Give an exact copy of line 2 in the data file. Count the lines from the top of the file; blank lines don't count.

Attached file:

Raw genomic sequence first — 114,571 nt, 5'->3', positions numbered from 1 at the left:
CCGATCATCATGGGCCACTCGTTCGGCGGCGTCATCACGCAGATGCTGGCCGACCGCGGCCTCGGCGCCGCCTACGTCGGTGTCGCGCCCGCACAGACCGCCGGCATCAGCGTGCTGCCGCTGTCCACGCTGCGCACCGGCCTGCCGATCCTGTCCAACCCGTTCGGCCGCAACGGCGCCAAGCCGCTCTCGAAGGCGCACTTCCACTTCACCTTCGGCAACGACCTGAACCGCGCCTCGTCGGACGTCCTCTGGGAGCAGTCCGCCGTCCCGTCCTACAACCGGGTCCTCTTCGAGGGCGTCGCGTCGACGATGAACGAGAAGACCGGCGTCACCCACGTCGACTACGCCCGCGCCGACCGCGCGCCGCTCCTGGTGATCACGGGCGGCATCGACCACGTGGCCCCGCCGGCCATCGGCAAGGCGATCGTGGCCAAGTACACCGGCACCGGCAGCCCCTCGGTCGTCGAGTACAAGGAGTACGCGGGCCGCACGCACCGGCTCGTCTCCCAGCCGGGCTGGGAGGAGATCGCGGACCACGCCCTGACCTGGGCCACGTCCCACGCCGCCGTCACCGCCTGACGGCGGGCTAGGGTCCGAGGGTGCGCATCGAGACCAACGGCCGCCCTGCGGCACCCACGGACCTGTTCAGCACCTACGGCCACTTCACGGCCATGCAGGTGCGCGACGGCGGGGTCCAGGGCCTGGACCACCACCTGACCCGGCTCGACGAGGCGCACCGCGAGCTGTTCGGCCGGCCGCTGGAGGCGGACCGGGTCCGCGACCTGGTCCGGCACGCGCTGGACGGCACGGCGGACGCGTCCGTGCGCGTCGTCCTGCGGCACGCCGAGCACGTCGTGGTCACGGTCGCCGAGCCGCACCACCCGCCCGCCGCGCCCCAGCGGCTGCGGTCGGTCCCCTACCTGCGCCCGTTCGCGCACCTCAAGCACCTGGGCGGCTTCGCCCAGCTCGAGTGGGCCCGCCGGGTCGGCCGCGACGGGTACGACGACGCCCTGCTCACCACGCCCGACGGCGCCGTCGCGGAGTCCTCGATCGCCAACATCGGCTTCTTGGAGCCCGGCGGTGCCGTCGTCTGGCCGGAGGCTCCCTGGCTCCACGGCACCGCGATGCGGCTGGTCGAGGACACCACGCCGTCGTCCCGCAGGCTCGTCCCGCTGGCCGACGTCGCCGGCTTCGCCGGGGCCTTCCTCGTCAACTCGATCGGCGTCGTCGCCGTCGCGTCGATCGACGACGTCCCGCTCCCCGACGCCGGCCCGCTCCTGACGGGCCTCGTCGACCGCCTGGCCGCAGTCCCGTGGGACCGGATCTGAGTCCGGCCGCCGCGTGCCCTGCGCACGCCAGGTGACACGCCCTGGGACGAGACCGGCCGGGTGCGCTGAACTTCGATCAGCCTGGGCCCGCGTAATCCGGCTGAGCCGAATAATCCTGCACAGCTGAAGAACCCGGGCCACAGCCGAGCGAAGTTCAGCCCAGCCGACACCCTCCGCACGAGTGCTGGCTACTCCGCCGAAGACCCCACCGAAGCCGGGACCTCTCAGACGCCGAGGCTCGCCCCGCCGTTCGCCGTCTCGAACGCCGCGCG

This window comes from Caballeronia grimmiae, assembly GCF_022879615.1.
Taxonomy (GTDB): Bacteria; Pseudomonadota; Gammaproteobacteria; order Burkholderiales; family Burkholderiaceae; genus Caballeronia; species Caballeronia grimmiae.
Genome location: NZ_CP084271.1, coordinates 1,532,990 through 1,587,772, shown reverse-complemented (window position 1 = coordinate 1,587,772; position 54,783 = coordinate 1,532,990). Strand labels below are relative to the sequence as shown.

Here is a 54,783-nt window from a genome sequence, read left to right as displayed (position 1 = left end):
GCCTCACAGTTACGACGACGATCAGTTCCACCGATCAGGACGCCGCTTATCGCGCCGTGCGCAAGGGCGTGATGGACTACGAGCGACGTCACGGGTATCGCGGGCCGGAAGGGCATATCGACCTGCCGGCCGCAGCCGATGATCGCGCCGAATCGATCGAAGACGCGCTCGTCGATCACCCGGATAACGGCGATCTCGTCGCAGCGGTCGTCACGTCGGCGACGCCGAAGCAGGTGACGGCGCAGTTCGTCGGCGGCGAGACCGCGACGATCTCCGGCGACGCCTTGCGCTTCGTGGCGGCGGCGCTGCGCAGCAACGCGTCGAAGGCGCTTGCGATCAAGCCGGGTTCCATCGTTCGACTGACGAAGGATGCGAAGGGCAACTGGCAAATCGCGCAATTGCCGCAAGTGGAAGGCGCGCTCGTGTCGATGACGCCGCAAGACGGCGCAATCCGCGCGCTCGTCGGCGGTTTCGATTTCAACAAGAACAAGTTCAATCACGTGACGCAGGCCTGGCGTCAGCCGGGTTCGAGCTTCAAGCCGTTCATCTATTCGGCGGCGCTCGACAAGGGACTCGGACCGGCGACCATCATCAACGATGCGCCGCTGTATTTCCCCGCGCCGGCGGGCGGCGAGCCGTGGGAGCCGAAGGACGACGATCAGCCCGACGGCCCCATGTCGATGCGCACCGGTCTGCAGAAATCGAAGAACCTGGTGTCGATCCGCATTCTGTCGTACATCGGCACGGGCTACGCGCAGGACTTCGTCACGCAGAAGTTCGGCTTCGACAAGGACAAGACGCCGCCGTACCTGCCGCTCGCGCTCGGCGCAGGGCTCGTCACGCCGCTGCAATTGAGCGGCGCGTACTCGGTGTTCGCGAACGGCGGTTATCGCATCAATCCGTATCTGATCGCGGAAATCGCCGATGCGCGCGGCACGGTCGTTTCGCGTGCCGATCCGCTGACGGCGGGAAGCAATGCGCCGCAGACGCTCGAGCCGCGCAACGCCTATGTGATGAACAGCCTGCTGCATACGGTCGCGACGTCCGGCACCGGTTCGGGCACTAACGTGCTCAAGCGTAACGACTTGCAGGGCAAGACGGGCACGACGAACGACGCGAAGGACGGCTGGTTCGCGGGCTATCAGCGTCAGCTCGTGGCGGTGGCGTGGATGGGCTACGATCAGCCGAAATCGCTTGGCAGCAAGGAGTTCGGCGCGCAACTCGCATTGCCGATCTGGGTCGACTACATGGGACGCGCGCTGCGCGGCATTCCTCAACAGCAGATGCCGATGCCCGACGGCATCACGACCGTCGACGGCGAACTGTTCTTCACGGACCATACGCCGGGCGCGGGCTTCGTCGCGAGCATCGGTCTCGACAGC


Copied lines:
CCGATCATCATGGGCCACTCGTTCGGCGGCGTCATCACGCAGATGCTGGCCGACCGCGGCCTCGGCGCCGCCTACGTCGGTGTCGCGCCCGCACAGACCGCCGGCATCAGCGTGCTGCCGCTGTCCACGCTGCGCACCGGCCTGCCGATCCTGTCCAACCCGTTCGGCCGCAACGGCGCCAAGCCGCTCTCGAAGGCGCACTTCCACTTCACCTTCGGCAACGACCTGAACCGCGCCTCGTCGGACGTCCTCTGGGAGCAGTCCGCCGTCCCGTCCTACAACCGGGTCCTCTTCGAGGGCGTCGCGTCGACGATGAACGAGAAGACCGGCGTCACCCACGTCGACTACGCCCGCGCCGACCGCGCGCCGCTCCTGGTGATCACGGGCGGCATCGACCACGTGGCCCCGCCGGCCATCGGCAAGGCGATCGTGGCCAAGTACACCGGCACCGGCAGCCCCTCGGTCGTCGAGTACAAGGAGTACGCGGGCCGCACGCACCGGCTCGTCTCCCAGCCGGGCTGGGAGGAGATCGCGGACCACGCCCTGACCTGGGCCACGTCCCACGCCGCCGTCACCGCCTGACGGCGGGCTAGGGTCCGAGGGTGCGCATCGAGACCAACGGCCGCCCTGCGGCACCCACGGACCTGTTCAGCACCTACGGCCACTTCACGGCCATGCAGGTGCGCGACGGCGGGGTCCAGGGCCTGGACCACCACCTGACCCGGCTCGACGAGGCGCACCGCGAGCTGTTCGGCCGGCCGCTGGAGGCGGACCGGGTCCGCGACCTGGTCCGGCACGCGCTGGACGGCACGGCGGACGCGTCCGTGCGCGTCGTCCTGCGGCACGCCGAGCACGTCGTGGTCACGGTCGCCGAGCCGCACCACCCGCCCGCCGCGCCCCAGCGGCTGCGGTCGGTCCCCTACCTGCGCCCGTTCGCGCACCTCAAGCACCTGGGCGGCTTCGCCCAGCTCGAGTGGGCCCGCCGGGTCGGCCGCGACGGGTACGACGACGCCCTGCTCACCACGCCCGACGGCGCCGTCGCGGAGTCCTCGATCGCCAACATCGGCTTCTTGGAGCCCGGCGGTGCCGTCGTCTGGCCGGAGGCTCCCTGGCTCCACGGCACCGCGATGCGGCTGGTCGAGGACACCACGCCGTCGTCCCGCAGGCTCGTCCCGCTGGCCGACGTCGCCGGCTTCGCCGGGGCCTTCCTCGTCAACTCGATCGGCGTCGTCGCCGTCGCGTCGATCGACGACGTCCCGCTCCCCGACGCCGGCCCGCTCCTGACGGGCCTCGTCGACCGCCTGGCCGCAGTCCCGTGGGACCGGATCTGAGTCCGGCCGCCGCGTGCCCTGCGCACGCCAGGTGACACGCCCTGGGACGAGACCGGCCGGGTGCGCTGAACTTCGATCAGCCTGGGCCCGCGTAATCCGGCTGAGCCGAATAATCCTGCACAGCTGAAGAACCCGGGCCACAGCCGAGCGAAGTTCAGCCCAGCCGACACCCTCCGCACGAGTGCTGGCTACTCCGCCGAAGACCCCACCGAAGCCGGGACCTCTCAGACGCCGAGGCTCGCCCCGCCGTTCGCCGTCTCGAACGCCGCGCG